Kurt Stuenkel, president and chief executive officer of Floyd Medical Center, offered sound advice to students in Shorter University’s Robert H. Ledbetter College of Business during a recent lecture.
“My encouragement to you – whether you are a freshman, sophomore, junior or senior – is to certainly pay attention in your classes,” he said. “These principles that you are learning in accounting, finance, marketing, operations management, and computer technology can serve you well. They serve me well in everything that I do in my daily tasks as CEO. When I look for talent, for individuals, to bring into an organization, I want to know that they have got that business grounding, that they can think in accounting and financial terms, that they can think about marginal cost and marginal revenue.”
Stuenkel was the first speaker in a four-part lecture series hosted by the Ledbetter College of Business to allow attendees to hear personal success stories and receive advice from business professionals.
Stuenkel began his remarks recalling his days as an undergraduate at Emory University. “I went to Emory University and was a liberal arts student. I spent a lot of time just sort of browsing through history and culture in my time at Emory University. I found that to be tremendously valuable, but then as I was finishing up, I began asking myself ‘Well, now what am I going to do professionally?’ The reason I went into health administration is almost literally someone tapped me on the shoulder and said ‘I think you’d make a good hospital administrator.’ …That started a series of conversations and investigations on my part.”
He took an entry level job as a patient billing collection specialist at Floyd Medical Center in 1981. “Any business has to collect on its bills, and I got an upfront look at that,” he said. He was soon promoted to the position of a special project administrator and enrolled in graduate school at Georgia State University, where he earned the Master in Health Administration and Master of Business Administration degrees. He previously served as Executive Vice President and Chief Operating Officer, Senior Vice President, Assistant Executive Director, Director of Professional Services, and Projects Officer for Floyd Medical Center and was named its President and CEO in 1996.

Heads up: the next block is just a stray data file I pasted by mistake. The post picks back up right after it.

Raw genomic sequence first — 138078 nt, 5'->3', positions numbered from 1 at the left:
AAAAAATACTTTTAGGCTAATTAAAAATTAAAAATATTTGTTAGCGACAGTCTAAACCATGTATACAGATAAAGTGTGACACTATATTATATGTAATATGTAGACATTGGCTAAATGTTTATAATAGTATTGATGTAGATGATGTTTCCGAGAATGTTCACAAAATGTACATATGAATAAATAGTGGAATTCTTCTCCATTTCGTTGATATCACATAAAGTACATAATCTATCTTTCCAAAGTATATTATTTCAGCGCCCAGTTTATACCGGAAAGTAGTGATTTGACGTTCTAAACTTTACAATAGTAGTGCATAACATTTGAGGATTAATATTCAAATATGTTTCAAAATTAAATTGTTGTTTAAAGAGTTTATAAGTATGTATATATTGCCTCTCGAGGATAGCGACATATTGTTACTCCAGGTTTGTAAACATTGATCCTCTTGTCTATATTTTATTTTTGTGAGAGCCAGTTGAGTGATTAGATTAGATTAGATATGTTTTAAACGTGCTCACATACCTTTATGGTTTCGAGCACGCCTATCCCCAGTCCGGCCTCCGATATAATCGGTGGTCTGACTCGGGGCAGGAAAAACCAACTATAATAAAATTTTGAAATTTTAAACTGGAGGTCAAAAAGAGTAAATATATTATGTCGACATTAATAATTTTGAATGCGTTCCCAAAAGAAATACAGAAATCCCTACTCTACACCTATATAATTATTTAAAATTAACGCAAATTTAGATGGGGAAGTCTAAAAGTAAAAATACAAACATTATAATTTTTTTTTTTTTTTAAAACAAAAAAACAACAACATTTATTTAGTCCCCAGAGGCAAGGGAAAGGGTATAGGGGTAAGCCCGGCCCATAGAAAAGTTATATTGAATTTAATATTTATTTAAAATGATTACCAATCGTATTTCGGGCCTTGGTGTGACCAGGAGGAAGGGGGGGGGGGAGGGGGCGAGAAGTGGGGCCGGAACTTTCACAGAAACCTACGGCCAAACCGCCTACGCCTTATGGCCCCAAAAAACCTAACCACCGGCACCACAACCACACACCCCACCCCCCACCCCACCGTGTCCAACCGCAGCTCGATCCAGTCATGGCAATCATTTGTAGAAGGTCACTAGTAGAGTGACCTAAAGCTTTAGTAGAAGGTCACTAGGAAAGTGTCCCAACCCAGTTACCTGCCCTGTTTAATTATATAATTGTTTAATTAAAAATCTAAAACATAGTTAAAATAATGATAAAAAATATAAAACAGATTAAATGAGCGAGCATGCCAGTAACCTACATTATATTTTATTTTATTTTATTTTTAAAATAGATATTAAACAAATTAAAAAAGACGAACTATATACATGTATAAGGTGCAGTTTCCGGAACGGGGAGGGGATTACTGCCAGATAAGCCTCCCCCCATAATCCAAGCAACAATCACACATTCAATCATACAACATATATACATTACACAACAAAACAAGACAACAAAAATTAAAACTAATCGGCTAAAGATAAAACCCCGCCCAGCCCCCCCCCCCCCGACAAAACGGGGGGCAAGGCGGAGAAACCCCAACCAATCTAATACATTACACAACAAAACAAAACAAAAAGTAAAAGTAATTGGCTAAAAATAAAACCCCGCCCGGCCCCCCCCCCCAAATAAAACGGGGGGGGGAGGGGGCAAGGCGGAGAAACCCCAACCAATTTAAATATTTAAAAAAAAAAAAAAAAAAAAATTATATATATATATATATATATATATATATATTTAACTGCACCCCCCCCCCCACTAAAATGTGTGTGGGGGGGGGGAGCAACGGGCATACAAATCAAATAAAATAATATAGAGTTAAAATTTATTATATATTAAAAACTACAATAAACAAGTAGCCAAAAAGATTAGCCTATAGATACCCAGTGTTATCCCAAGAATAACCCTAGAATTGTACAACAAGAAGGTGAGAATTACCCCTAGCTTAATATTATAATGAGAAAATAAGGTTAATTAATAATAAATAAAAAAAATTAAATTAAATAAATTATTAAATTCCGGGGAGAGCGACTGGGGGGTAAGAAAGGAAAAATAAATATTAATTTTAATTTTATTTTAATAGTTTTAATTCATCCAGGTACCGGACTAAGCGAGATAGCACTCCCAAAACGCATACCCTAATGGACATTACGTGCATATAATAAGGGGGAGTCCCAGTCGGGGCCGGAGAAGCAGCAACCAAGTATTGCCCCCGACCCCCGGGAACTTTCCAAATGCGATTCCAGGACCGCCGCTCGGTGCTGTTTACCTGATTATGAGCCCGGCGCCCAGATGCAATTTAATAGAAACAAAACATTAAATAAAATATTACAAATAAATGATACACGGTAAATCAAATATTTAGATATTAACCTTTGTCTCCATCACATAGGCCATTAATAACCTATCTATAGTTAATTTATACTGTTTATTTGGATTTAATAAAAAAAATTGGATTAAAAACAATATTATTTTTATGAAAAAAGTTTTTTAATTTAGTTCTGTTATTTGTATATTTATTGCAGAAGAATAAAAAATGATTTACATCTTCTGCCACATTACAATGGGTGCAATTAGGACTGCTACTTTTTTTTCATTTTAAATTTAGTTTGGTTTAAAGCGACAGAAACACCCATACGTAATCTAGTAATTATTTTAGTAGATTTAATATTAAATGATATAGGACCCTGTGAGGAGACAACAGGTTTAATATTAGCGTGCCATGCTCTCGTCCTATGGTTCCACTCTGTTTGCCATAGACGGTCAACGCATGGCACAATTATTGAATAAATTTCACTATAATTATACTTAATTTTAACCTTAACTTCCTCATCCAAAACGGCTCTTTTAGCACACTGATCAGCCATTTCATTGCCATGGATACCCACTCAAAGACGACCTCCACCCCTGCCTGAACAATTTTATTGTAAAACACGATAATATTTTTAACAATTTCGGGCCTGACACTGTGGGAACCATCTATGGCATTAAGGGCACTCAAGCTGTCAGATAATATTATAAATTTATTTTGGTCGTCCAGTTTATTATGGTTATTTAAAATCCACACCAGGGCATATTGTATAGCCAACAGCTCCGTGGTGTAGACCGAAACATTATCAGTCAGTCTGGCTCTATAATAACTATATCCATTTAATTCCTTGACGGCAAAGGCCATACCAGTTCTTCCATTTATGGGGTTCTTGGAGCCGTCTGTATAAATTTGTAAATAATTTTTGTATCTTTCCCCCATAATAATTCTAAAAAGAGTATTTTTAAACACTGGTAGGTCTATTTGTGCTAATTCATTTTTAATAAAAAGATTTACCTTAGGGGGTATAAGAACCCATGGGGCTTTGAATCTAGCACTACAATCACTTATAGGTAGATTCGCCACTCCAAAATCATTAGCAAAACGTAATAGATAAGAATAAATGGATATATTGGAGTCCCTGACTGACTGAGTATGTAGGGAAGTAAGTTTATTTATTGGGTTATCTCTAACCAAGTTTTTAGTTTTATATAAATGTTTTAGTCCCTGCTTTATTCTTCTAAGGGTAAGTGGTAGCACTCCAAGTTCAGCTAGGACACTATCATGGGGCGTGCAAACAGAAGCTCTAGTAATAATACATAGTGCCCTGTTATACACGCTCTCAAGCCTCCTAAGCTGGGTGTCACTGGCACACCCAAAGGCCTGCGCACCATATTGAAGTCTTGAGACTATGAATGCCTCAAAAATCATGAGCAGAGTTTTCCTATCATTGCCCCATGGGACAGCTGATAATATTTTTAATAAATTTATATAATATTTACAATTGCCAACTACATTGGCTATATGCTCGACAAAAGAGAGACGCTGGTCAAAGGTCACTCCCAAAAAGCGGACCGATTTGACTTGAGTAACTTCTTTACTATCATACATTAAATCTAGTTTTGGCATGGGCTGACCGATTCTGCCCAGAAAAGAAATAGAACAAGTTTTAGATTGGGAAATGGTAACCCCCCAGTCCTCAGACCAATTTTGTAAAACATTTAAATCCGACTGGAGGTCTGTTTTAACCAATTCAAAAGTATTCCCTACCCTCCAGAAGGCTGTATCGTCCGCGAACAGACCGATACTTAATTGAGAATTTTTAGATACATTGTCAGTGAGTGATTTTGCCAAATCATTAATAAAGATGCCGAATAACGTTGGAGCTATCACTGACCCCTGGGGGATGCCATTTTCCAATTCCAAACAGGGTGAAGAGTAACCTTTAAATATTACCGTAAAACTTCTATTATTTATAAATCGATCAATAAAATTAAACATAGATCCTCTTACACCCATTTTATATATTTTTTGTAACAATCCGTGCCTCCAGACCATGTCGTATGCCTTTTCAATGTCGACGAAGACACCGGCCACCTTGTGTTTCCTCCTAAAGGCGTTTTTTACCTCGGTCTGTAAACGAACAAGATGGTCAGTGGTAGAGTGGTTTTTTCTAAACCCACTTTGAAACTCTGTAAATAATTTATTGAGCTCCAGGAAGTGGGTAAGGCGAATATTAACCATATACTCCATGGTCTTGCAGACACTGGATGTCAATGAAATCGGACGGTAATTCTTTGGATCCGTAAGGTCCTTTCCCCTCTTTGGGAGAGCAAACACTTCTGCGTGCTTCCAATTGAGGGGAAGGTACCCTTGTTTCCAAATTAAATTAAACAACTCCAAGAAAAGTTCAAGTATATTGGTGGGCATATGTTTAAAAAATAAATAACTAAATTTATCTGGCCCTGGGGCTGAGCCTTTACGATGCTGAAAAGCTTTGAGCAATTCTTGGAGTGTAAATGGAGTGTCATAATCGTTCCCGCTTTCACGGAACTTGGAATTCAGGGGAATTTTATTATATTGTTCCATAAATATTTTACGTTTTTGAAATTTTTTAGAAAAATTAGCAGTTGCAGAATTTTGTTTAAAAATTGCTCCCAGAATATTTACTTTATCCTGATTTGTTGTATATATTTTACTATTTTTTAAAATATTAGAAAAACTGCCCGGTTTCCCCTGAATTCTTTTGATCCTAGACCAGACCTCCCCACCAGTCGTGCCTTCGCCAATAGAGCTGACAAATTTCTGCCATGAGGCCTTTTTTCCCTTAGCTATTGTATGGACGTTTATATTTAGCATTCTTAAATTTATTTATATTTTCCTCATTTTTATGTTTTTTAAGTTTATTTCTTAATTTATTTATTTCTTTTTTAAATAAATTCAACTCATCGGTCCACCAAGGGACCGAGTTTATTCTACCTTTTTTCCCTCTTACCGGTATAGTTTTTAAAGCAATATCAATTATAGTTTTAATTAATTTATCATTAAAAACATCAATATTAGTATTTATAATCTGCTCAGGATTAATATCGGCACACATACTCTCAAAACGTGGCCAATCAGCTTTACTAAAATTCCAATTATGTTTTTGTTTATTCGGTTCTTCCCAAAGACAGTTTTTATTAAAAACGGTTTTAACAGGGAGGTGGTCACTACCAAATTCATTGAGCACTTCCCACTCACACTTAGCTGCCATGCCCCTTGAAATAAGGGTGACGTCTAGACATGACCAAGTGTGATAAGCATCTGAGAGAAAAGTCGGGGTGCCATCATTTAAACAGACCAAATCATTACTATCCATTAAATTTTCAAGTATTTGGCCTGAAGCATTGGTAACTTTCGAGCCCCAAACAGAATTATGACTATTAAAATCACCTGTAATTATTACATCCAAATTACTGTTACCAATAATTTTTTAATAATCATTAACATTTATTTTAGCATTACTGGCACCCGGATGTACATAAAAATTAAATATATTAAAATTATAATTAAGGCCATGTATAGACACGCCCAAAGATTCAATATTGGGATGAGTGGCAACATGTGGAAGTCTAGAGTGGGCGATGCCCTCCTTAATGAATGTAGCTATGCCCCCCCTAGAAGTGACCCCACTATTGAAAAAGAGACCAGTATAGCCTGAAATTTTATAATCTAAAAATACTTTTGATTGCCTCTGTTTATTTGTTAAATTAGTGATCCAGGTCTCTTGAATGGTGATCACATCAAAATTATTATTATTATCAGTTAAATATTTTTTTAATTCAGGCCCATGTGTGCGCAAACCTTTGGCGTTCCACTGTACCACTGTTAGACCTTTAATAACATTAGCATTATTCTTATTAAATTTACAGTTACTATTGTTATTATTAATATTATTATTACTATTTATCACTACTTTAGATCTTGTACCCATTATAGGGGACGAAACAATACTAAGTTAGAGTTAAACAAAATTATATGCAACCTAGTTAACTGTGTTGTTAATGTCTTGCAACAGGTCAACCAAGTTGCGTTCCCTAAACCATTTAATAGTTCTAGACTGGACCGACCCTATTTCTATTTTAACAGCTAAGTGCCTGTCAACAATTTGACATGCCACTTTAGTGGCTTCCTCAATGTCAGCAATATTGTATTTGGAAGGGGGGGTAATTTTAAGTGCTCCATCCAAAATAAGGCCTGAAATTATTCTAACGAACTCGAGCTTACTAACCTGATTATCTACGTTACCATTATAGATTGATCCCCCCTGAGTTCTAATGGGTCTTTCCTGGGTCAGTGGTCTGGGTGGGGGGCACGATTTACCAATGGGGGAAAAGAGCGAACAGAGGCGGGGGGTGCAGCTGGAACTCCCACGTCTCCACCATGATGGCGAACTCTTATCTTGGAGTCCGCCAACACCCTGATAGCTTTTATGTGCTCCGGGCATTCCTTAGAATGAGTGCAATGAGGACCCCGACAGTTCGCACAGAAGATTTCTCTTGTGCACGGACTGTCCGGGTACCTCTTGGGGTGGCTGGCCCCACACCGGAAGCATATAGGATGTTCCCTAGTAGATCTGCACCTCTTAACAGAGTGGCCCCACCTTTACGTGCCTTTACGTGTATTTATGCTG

“There isn’t a day that goes by that I don’t draw on the knowledge I got in my graduate programs so I encourage you to pay attention in your business classes because they will hold you in good stead. Understanding the basics of accounting is the language of business. Understanding income statements and revenue statements and reading a balance sheet are all vitally important. Marketing is vitally important.”
Stuenkel also shared insights into the world of healthcare administration from outlining key “customers” including patients, doctors, and insurance companies to the importance of understanding the hospital’s purpose.
“Our organization was founded in 1942 by the community,” he said. “Our fundamental purpose in being founded 75 years ago was to meet the healthcare needs of the community. We are a not-for-profit corporation as contrasted with our main competition, Redmond Regional Medical Center, which is a for-profit organization and is owned by the shareholders.
“(Floyd Medical Center) exists for charitable purposes – to take care of our people, but having said that we still have to be profitable. We just don’t have shareholders; our shareholders really are the community. No tax dollars support Floyd Medical Center. The only way we are able to sustain ourselves is by encouraging patients and doctors to come and use us.”
Dr. Heath Hooper, Dean of Shorter’s Ledbetter College of Business, said Stuenkel’s lecture was a great learning opportunity for students. “Mr. Stuenkel elaborated on how important business principles are in his daily duties as CEO including microeconomics, marketing, management and accounting, discussing how each plays a role in his job functions. He emphasized to students the importance of academics, practical experiences gained through part-time jobs and internships, and networking in order to become a successful business leader. We are very grateful and honored to have had not only a successful business leader but also a pillar in the Rome community come and offer words of wisdom to our students.”
Chilufya Mwila, a junior business administration major at Shorter, said he enjoyed learning from a CEO like the ones he has read about in his textbooks. Mwila plans to own a business in the future and said that Stuenkel taught the importance of key concepts such as customer service and employee incentives.
“I enjoyed hearing about the business ethics aspect of Mr. Stuenkel’s job,” Mwila said. “Employee- and customer-satisfaction play a huge role in the plans for success of Floyd Medical Center, and Mr. Stuenkel did a great job at explaining this to us.”
Other lectures planned for the spring semester include Jimmy Collins, former President and CEO of Chick-fil-A, who will be speaking at 11 a.m. on Feb. 27; and Stephanie Graves, Associate Vice President for Marketing at Coosa Valley Credit Union, who will be speaking at 11 a.m. on April 17. Mrs. Graves earned her Master of Arts in Leadership from Shorter.
Public Relations Student Writer Caleb Britt contributed to this story
Founded in 1873, Shorter University is a Christ-centered, four-year liberal arts university committed to excellence in education. The Princeton Review annually includes Shorter University on its list of Best Southeastern Colleges. The university offers traditional bachelor’s degrees in 40 areas of study, online courses and degree programs, undergraduate programs for working adults, and four master’s programs. Learn more about Shorter at www.shorter.edu.